Hwang's government and media network really acted like fortresses. Tens of assemblymen, regardless of party, gathered to organize “Hwang Woo-Suk's supporters in Assembly” after MBC's criticism (Yonhap News, December 6, 2005). When some young scientists raised crucial questions about the credibility of data in 2004 and 2005 articles, some journalists earnestly tried to defend him with articles that contrasted Hwang's absence with the “chase” of other countries. Japan, of course, is always the best catalyst for triggering nationalism in Korea. For example, Chosun Ilbo, an influential right-wing newspaper, delivered an article reporting that Japanese researchers had published an article about stem cell research, right next to the article on the hospitalized Hwang (Lee 2005). Although it is obvious that there was no causality between these two events, they were enough to spur Koreans. Other conservative newspapers and writers did not lose this chance to attack MBC (Song 2005).11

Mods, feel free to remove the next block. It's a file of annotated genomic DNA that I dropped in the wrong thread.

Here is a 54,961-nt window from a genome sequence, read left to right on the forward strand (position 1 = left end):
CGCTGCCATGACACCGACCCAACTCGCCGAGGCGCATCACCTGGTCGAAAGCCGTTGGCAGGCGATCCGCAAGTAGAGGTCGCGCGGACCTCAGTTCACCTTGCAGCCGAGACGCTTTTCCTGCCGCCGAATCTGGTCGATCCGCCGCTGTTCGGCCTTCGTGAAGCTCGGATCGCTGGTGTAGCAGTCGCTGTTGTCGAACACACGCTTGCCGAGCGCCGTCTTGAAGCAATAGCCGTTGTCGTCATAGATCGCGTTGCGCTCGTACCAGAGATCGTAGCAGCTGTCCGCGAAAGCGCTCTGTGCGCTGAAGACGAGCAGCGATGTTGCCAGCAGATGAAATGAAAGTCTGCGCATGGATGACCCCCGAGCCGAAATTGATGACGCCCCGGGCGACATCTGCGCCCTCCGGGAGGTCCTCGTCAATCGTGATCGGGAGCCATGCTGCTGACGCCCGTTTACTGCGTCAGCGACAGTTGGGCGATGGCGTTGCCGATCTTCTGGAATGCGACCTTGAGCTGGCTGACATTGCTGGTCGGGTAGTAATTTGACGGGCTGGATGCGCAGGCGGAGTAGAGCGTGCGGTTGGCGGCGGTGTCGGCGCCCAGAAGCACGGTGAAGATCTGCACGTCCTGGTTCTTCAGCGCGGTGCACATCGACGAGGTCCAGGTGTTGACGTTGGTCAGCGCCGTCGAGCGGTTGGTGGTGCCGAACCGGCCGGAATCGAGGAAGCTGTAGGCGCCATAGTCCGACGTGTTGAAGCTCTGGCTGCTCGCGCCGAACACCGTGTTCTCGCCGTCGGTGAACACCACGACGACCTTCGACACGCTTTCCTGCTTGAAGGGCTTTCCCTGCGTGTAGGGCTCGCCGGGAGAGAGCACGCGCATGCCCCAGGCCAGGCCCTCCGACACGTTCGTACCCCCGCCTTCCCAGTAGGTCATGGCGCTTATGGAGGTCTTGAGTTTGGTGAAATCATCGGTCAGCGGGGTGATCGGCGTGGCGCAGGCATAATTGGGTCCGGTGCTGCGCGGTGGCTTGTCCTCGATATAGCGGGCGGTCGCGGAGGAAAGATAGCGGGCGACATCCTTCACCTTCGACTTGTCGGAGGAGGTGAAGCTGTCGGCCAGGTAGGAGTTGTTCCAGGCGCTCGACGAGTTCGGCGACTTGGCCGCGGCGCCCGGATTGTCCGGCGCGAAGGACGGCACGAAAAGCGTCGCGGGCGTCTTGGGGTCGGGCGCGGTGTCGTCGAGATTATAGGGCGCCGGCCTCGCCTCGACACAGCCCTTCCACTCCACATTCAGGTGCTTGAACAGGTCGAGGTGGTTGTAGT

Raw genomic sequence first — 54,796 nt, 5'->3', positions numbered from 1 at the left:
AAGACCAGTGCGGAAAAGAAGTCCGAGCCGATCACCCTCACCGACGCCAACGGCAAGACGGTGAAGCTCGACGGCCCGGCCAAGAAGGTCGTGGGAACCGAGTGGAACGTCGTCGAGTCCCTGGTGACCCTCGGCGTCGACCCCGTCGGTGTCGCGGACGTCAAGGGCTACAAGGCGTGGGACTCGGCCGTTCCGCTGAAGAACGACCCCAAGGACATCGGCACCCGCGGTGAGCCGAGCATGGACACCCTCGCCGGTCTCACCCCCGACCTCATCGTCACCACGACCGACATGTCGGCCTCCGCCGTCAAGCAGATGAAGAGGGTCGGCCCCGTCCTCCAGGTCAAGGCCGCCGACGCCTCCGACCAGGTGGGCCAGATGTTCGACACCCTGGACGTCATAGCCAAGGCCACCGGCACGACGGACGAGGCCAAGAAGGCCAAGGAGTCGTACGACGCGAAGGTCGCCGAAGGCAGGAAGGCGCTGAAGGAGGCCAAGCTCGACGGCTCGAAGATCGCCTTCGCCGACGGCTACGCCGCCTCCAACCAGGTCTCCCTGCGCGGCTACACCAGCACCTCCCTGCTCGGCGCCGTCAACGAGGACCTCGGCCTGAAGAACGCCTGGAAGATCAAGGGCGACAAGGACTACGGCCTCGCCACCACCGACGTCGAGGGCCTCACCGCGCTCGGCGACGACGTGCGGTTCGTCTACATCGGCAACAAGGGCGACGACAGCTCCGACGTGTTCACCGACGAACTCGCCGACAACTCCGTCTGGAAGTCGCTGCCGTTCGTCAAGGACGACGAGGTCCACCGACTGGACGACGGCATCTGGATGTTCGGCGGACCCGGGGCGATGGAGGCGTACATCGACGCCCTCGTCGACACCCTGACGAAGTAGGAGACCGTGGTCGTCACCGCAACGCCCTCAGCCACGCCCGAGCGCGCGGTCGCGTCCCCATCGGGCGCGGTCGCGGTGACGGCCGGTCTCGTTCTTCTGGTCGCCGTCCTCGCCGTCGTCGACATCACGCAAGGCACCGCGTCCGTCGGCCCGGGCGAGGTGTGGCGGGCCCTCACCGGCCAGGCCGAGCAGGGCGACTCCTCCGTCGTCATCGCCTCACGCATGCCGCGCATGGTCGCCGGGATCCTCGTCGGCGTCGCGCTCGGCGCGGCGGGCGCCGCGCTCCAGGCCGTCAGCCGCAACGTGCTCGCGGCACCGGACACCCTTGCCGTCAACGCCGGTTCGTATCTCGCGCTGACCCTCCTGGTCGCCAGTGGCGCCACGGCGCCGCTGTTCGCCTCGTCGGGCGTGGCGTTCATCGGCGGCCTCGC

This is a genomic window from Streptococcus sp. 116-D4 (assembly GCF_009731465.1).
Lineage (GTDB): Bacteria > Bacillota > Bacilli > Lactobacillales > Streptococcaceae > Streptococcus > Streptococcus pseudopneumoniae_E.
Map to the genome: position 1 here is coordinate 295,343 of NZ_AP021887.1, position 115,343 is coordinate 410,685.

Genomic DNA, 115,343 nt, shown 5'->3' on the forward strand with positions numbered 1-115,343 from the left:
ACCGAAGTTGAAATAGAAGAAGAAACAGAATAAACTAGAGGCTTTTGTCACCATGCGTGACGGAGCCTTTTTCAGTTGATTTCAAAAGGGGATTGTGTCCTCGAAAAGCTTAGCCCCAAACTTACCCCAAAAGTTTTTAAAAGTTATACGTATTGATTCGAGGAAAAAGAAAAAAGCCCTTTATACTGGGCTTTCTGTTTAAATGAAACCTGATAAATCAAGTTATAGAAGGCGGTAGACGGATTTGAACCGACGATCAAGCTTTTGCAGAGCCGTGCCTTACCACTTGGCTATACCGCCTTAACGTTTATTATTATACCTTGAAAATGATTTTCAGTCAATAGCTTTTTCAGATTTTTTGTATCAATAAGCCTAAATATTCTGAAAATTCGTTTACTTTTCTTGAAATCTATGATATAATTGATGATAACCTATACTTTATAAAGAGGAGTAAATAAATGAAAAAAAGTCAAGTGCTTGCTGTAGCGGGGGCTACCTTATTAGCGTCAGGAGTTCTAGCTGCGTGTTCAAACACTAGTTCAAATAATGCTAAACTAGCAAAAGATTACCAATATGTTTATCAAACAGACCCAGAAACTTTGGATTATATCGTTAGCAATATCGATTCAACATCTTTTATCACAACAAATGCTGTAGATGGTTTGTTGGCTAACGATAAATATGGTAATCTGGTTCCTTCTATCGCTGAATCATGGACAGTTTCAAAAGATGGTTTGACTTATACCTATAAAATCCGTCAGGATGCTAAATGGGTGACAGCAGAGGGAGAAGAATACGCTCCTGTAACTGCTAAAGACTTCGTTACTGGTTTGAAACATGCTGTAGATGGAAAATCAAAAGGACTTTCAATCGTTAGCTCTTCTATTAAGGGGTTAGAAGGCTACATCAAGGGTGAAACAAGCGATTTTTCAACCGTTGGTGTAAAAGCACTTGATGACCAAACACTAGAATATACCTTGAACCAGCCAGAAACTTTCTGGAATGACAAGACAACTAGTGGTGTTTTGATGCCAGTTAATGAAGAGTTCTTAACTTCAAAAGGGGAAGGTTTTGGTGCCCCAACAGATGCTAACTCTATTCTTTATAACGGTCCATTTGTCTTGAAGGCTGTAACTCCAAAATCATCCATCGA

The Internet was the battleground for supporters and critics of Hwang. At first, the Internet users were unanimously sympathetic to Hwang. After Hwang was hospitalized, there came postings bearing so-and-so titles such as “copied from Hwang team's one young researcher's blog.” These postings usually claim that Schatten's sudden farewell is a part of American Jews' conspiracy to check the growth of Korean BT industry and maintain their hegemony. Although Korea has been insulated from anti-Semitism in Europe, this particular conspiracy theory drew full attention on the Internet, and was copied and pasted everywhere. Soon, personal homepages and blogs became filled with various versions of anti-Semitic, anti-Japanese, and anti-American conspiracy theories.12 The Internet writers easily could postulate “logical” connections between Jews, American Neo-cons, and Japanese: they all want Korea's decline!